Volume 3, 1997, Number 1

Volume 3 ▶ Number 1 ▷ Number 2Number 3Number 4


On certain arithmetic functions associated with the unitary divisors of a number
Original research paper. Pages 1—8
József Sándor and László Tóth
Full paper (PDF, 254 Kb)

Negative subscript Jacobsthal numbers
Original research paper. Pages 9—22
A. F. Horadam
Full paper (PDF, 434 Kb)

A new continued fraction for Euler’s constant
Original research paper. Pages 23—34
Aldo Peretti
Full paper (PDF, 344 Kb)| Abstract

#!

A curious problem involving geometric series
Original research paper. Pages 35—40
Piero Filipponi
Full paper (PDF, 190 Kb) | Abstract

Abc.

The anatomy of odd-exponent Diophantine triples
Original research paper. Pages 41—51
J. V. Leyendekkers, J. M. Rybak and A. G. Shannon
Full paper (PDF, 291 Kb) | Abstract

#! In similar manner to the analysis for even-exponent triples, this paper uses the equivalence classes of the modular ring Z6 to show why the diophantine equation dm = em + fm, where m is odd, is limited to m = 1 in Z6.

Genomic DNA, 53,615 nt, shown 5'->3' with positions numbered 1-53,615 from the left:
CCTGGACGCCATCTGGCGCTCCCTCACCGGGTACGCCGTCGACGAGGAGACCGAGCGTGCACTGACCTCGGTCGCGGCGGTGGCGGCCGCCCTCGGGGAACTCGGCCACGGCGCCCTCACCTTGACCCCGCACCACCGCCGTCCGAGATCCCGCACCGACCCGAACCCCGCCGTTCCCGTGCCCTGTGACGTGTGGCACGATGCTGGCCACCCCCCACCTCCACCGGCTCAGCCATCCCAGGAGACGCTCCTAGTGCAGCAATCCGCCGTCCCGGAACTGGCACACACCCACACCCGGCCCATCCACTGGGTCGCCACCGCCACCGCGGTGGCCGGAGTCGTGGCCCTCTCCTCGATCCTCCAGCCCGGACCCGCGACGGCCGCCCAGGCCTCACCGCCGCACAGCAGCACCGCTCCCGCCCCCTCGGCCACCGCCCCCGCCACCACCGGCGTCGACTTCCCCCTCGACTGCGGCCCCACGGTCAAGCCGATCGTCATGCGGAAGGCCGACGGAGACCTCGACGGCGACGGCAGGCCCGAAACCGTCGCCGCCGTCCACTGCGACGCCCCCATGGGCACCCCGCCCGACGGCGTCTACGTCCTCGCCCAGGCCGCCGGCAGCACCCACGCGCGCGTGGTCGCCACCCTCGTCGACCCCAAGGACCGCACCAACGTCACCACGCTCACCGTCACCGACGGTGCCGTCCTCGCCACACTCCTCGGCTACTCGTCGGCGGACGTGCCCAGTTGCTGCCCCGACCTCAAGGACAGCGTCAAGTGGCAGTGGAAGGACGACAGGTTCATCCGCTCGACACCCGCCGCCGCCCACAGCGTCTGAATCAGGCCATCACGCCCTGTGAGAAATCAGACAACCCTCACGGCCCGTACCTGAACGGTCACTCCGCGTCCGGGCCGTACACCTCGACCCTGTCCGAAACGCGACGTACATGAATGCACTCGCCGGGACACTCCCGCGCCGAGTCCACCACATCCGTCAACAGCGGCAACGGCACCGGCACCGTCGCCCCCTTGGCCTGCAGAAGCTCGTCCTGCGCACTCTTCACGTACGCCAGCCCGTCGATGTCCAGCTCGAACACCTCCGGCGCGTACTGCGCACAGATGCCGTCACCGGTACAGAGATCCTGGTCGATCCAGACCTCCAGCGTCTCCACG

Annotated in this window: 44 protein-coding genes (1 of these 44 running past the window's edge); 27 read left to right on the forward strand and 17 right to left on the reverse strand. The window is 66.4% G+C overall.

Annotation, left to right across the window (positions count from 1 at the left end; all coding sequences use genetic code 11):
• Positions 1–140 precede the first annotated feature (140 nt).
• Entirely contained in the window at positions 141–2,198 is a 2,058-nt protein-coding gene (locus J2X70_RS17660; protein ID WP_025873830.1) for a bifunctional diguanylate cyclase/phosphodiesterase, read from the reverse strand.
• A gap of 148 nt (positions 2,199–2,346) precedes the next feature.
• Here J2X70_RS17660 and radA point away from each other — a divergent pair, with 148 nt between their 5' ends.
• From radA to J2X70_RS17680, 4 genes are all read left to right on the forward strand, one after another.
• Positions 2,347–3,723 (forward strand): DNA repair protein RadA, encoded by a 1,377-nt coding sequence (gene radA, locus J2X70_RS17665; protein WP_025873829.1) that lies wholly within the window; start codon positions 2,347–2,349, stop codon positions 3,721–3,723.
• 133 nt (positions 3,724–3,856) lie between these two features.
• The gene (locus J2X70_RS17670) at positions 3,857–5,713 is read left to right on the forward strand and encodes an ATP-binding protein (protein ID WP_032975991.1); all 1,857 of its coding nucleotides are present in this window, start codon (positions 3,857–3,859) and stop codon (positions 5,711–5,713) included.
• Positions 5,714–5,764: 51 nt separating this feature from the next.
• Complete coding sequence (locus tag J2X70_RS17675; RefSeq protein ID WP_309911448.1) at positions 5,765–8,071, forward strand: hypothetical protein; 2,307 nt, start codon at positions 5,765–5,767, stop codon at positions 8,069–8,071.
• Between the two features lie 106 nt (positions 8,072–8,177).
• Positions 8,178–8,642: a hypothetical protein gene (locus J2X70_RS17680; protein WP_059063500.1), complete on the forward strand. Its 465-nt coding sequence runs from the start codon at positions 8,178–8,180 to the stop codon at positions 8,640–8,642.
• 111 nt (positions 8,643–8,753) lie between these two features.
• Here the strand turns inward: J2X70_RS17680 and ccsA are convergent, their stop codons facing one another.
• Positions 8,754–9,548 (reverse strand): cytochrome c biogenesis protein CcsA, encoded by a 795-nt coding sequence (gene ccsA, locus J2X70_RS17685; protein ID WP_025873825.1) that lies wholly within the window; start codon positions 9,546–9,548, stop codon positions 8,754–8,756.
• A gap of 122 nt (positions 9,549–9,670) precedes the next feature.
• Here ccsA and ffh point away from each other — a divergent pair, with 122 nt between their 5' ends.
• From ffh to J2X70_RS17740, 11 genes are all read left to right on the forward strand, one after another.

On some analogues of the Bourque—Ligh conjecture on LCM matrices
Original research paper. Pages 52—57
Pentti Haukkanen and Juha Sillanpää
Full paper (PDF, 249 Kb) | Abstract

#! Let S = {#!, X2, • • •, xn} be a set of distinct positive integers. The n X n matrix (£) whose i, entry is the greatest common divisor (xz,Xj) of xt and Xj is called the GCD matrix on S. The LCM matrix [S] on S is defined analogously. It is a direct consequence of a known determinant evaluation that the GCD matrix is always nonsingular on gcd-closed sets. Bourque and Ligh conjectured that the LCM matrix is always nonsingular on gcd-closed sets. It has been shown that this conjecture does not hold. In this paper we study certain analogues of this conjecture relating to GCD and LCM matrices on lcm-closed sets and some unitary analogues of GCD and LCM matrices.

A modification of A. Mullin’s inequality
Original research paper. Pages 58—60
Krassimir Atanassov and Stephan Danchev
Full paper (PDF, 107 Kb) | Abstract

A modification of one A. Mullin’s hypothesis is introduced and solved.


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